Miami Dolphins

Breaking down the game: Dolphins vs. Saints

 

asalguero@MiamiHerald.com

Breaking down the game | By sportswriter Armando Salguero

WHEN THE DOLPHINS PASS THE BALL

If the Dolphins can resolve their issue with sacks, the passing game would border on elite. Ryan Tannehill has been sacked 14 times this year, which is more than any other NFL quarterback. Some of that is the offensive line, some of that is poor blocking by backs and tight ends, some of that is Tannehill holding the ball too long. Tannehill is spreading the football around — completing passes to nine different receivers last week. Miami has speed on the outside and a physical presence from Brandon Gibson in the slot. Add Charles Clay, who is finally emerging, and the passing game is borderline dynamic. The Saints have been equally dynamic stopping the pass. They’re No. 4 against the pass, they’re sixth in interception percentage. Cameron Jordan is emerging as an excellent pass rusher. ADVANTAGE: Even.

WHEN THE DOLPHINS RUN THE BALL

The Dolphins running game came around a bit last week, as Miami rushed for 90 yards on 15 carries — a 6-yard-a-carry average. But the Dolphins need to actually run more often against the Saints so that they can improve the time of possession and limit the amount of time Drew Brees and the New Orleans offense is on the field. This would be a good strategy because the Saints aren’t exceptional against the run. And by not exceptional, read terrible. New Orleans is 31st in the NFL in rushing yards per attempt allowed and 20th in rushing yards allowed per game. They are vulnerable. ADVANTAGE: Dolphins.

WHEN THE SAINTS RUN THE BALL

Pierre Thomas remains the most effective running threat for New Orleans despite the fact the team invested a first-round pick in Mark Ingram two years ago. Thomas is averaging a 4 yards per rush, but his longest run of the season is 11 yards. He is not breakaway threat. Darren Sproles is actually New Orleans’ change-of-pace back, while Ingram has been something of a disappointment, averaging only 1.8 yards per run. The Dolphins missed 11 tackles last week against the Falcons. Six of those were on linebacker Phillip Wheeler. The Dolphins struggled with average running team Atlanta perhaps, in part, because defensive tackle Paul Soliai didn’t play. ADVANTAGE: Dolphins.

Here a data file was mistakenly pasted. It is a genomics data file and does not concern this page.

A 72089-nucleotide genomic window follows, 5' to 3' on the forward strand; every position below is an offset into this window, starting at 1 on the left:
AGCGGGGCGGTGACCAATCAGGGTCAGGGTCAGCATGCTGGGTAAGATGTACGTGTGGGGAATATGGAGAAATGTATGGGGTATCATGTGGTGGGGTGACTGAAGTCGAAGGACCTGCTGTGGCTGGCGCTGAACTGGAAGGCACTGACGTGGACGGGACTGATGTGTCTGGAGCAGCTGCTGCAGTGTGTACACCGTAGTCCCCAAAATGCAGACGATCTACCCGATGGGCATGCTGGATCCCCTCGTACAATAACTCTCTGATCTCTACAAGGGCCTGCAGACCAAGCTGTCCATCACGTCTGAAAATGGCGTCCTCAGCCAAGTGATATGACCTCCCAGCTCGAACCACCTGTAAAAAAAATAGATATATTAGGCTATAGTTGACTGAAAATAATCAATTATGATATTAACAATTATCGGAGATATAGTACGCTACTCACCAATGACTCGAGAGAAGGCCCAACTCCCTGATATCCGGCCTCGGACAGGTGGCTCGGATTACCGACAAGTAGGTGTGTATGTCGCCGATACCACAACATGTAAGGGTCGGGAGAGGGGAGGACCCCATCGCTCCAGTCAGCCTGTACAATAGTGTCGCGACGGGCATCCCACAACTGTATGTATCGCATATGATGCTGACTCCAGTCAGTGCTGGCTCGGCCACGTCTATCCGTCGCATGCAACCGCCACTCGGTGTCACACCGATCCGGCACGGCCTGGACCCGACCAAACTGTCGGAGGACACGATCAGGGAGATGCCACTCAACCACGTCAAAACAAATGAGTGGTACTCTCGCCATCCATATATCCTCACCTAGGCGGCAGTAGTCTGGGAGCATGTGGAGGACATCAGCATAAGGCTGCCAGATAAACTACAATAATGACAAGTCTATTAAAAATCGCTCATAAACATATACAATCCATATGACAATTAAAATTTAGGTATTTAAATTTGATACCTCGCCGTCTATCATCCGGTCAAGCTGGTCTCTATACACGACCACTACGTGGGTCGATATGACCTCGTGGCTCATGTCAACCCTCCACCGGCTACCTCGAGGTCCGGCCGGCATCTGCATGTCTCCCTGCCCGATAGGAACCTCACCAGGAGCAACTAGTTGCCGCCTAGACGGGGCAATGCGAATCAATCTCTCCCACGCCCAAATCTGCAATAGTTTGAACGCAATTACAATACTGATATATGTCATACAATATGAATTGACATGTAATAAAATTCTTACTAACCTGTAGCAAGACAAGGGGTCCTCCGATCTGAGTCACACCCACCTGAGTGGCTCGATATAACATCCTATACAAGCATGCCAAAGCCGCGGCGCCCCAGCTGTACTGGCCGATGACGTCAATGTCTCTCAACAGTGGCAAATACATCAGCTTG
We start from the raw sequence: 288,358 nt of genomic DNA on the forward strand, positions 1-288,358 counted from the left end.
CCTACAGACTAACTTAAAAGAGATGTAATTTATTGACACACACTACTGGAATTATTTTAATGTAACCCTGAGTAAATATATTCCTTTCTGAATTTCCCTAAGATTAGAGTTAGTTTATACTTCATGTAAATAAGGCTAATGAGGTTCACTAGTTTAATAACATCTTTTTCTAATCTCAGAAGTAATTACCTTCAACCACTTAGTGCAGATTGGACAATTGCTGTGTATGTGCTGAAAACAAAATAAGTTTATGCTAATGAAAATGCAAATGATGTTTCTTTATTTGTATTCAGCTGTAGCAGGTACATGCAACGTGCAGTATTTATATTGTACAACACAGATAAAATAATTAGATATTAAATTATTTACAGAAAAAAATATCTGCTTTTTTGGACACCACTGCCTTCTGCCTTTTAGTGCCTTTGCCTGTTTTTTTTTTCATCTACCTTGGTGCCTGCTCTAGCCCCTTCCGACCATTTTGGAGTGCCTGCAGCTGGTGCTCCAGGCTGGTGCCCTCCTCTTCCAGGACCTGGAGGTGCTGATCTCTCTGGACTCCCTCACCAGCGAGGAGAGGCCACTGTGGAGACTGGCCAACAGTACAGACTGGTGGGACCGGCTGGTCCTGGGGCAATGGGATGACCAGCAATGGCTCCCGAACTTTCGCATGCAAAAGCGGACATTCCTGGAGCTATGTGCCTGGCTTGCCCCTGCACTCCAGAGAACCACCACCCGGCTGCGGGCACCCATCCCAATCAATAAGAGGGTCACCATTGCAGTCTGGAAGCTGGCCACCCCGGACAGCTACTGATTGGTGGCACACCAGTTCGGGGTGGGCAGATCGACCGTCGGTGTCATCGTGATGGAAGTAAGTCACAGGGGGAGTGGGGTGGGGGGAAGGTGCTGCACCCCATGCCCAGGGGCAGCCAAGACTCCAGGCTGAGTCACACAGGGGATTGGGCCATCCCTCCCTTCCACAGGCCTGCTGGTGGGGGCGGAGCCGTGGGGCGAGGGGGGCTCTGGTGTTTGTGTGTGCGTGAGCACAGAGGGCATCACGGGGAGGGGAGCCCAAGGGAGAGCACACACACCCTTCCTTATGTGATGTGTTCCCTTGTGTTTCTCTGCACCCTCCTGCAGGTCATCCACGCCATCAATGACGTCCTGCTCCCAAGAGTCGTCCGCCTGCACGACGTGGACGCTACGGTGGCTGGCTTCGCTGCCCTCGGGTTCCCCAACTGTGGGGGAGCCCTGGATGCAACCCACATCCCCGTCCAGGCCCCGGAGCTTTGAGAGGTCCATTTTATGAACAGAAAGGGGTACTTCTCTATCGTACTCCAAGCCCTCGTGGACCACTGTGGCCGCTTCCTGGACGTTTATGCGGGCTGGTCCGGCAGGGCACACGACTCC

WHEN THE SAINTS PASS THE BALL

The Saints are scary good when they throw the ball but not infallible. Yes, Drew Brees is among the NFL’s acknowledged elite QBs but he has thrown four interceptions to go with his six TD passes. And while Jimmy Graham is a matchup nightmare, the Saints are an intermediate passing team. The Dolphins must pressure Brees. He has been sacked 10 times in three games, so there is vulnerability there. But if Miami is without defensive end Cameron Wake aside from the loss of cornerback Dimitri Patterson, the defense against the pass will be great diminished. The Saints lead the NFL in yards after the catch since 2006. ADVANTAGE: Saints.

SPECIAL TEAMS

Brandon Fields and Caleb Sturgis are arguably the most consistent players on the Miami roster. Sturgis has not missed this season and is even 2 for 2 on FGs of 50 yards or more. Fields is third in the NFL in net punting average and fourth in overall average. The Saints have a threat in Sproles on kickoff returns and punt returns. But this is mostly about reputation. Sproles is averaging only 7.3 yards per return. ADVANTAGE: Even.

COACHING

The Miami coaching staff is good at correcting issues that pop up in previous weeks. Look for defensive coordinator Kevin Coyle to address the issues with stopping the run and missing tackles, which showed up against Atlanta. The Saints, terrible on defense a year ago, have completely turned around under new defensive coordinator Rob Ryan. The Saints allowed 3.1 TDs per game last season. They are allowing 1.3 TDs per game this season. ADVANTAGE: Even.

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